Matches On Now –Provides a view on the lower third of the screen of the latest scores of all current televised matches. Viewers can to tune-in directly to each one by pressing the Select button on the remote.
Matches On Later – This feature will present a schedule of upcoming matches on each of the court channels. Viewers see approximate starting times.
Instant Results – Viewers can access real-time scoring of all French Open matches in progress, and see scores for completed matches. Results from that day play as well as the day before will be available. Also upcoming matchups will be presented, all available without leaving the channel being watched.
Mike, let me know how green the grass is on the other side.

Tuesday, June 3, 2008

They’ve Got Their Hash Pipes

Nothing like a little Weezer to kick off the morning. So you’ve heard the news obviously. Tatum O’Neal was arrested with two bags of cocaine in her front pockets. John McEnroe’s ex-wife allegedly asked the police if they could just forget it happened and commented that she was just “researching” a role. Obviously this can’t be right, since Tatum has been to rehab so many times that a judge actually gave John McEnroe the three kids.

Tatum O’Neal is still the youngest person to have won an Oscar, which she picked up at 10 for the movie Paper Moon. She was raised by Ryan O’Neal, an actor famous for his temper and probably resentful of her success. Then she married John McEnroe (daddy complex much?) Substance abuse runs in the family. Brother Griffin O’Neal was high during the boating accident that killed Francis Ford Coppola’s son, leading to a manslaughter conviction. Last year he attacked Ryan with a fireplace poker.

Which is all to say that having John McEnroe as an ex-husband is enough to trigger a relapse in anyone. Get well soon, Tatum.

Meanwhile, over at Chez Noah, Yannick Noah is nonplussed by news of his son’s arrest for (count ‘em): open container, possession of marijuana and driving with a suspended license. Jokim was arrested last week in Gainesville and will pay a fine. Jokim was an obscenely popular member of the Gator’s back to back national championship basketball teams before being drafted by the Chicago Bulls. It’s no surprise to anyone that Jokim ended back in Gainesville partying, since he’s always been a unique personality who thoroughly enjoyed the college lifestyle.  Jokim Noah has had some problems fitting in off the court in the NBA.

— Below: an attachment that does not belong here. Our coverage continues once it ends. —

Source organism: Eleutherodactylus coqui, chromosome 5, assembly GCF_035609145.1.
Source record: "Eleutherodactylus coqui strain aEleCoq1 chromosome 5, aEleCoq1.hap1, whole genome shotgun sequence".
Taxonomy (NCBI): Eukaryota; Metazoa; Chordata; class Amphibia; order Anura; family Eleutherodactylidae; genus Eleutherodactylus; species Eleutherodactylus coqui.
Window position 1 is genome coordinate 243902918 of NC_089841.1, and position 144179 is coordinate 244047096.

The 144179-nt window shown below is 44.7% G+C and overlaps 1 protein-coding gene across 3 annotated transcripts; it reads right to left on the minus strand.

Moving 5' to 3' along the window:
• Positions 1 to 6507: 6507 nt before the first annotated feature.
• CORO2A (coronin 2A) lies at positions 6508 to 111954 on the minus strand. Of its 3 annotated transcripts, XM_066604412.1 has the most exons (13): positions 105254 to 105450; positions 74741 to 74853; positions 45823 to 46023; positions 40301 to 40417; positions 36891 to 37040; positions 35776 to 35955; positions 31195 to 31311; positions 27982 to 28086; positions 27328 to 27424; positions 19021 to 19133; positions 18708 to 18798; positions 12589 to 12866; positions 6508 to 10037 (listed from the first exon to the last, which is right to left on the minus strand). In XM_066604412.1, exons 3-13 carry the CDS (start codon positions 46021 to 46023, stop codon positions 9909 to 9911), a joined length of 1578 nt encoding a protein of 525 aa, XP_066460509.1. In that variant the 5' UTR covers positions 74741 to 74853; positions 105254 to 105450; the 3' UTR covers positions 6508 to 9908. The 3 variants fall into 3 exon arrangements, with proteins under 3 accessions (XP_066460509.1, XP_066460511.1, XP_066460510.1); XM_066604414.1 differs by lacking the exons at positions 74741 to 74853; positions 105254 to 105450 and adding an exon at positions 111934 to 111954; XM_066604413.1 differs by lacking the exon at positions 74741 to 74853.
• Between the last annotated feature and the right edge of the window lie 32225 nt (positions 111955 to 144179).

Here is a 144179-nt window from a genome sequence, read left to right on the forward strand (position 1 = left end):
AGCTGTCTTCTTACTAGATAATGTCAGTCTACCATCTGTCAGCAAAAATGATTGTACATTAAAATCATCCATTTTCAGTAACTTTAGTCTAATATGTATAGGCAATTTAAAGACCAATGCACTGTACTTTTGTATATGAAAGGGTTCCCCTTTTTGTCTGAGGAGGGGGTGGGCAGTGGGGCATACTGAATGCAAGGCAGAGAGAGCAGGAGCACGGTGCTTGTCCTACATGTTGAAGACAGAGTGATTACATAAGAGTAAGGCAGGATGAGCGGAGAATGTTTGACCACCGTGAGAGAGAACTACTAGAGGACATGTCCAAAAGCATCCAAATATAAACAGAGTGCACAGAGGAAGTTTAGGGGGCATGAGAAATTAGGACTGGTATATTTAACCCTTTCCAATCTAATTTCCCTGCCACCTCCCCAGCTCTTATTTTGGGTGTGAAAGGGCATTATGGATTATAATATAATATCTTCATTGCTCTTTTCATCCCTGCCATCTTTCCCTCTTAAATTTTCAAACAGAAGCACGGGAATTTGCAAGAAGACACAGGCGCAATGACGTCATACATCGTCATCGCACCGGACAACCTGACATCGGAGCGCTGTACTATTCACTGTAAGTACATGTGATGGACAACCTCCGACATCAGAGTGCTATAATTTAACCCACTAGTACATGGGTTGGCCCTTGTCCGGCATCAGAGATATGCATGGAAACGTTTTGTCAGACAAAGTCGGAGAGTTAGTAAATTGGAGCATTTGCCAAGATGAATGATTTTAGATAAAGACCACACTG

I know what you’re thinking, “what, they don’t smoke pot in the NBA?” 

No, it’s more to do with the younger Noah’s rather laissez faire attitude toward rules and seriousness, and the NBA, like all professional sports leagues, tends to have a “no fun” policy. Daddy Noah basically shrugged his shoulders at his son’s arrest, and can you blame him? It’s not that big a deal. Besides, Noah always had a laissez faire attitude himself. When he retired from tennis he became a popular reggae artist. Reggae… now there’s a drug free environment.

Ignorance in Tennis Media Nominee: NBC Sports

Today’s nominee is NBC. The Peacock network, the former gold standard for tennis coverage, which has been in freefall for a decade, has now entered a phase of steep decline. (Does it have anything to do with firing Bud Collins last summer?) 

Now the coverage is all but unwatchable. ESPN and The Tennis Network are garnering more coverage hours and more praise. ESPN was once in the wilderness in tennis, speaking for endless hours about Americans and only showing American matches, or matches featuring popular players. But starting about four years ago the four-letter left the jingoism behind and showed an acceptable variety of players and matches. But NBC is a horror show.  That was obvious this past Sunday when they inexplicably showed Nadal v. Verdasco in its entirety. With no Americans left to show and the beauty queens not playing, NBC chose to showcase Nadal. That would have been fine if the match lived up to the hype, but it didn't. 

It was a total beat down, it was hard to tell if Verdasco was on a tennis court or home with his feet up watching tv. The coverage was so rotten that Ted Robinson (criminally overrated), John McEnroe and Mary Carillo spent hours chattering about Nadal eating just the tops off of several bananas (insert joke here), having blisters on his feet, calling the trainer, getting mysterious tennis bags dropped off during the changeovers and chaging racquets.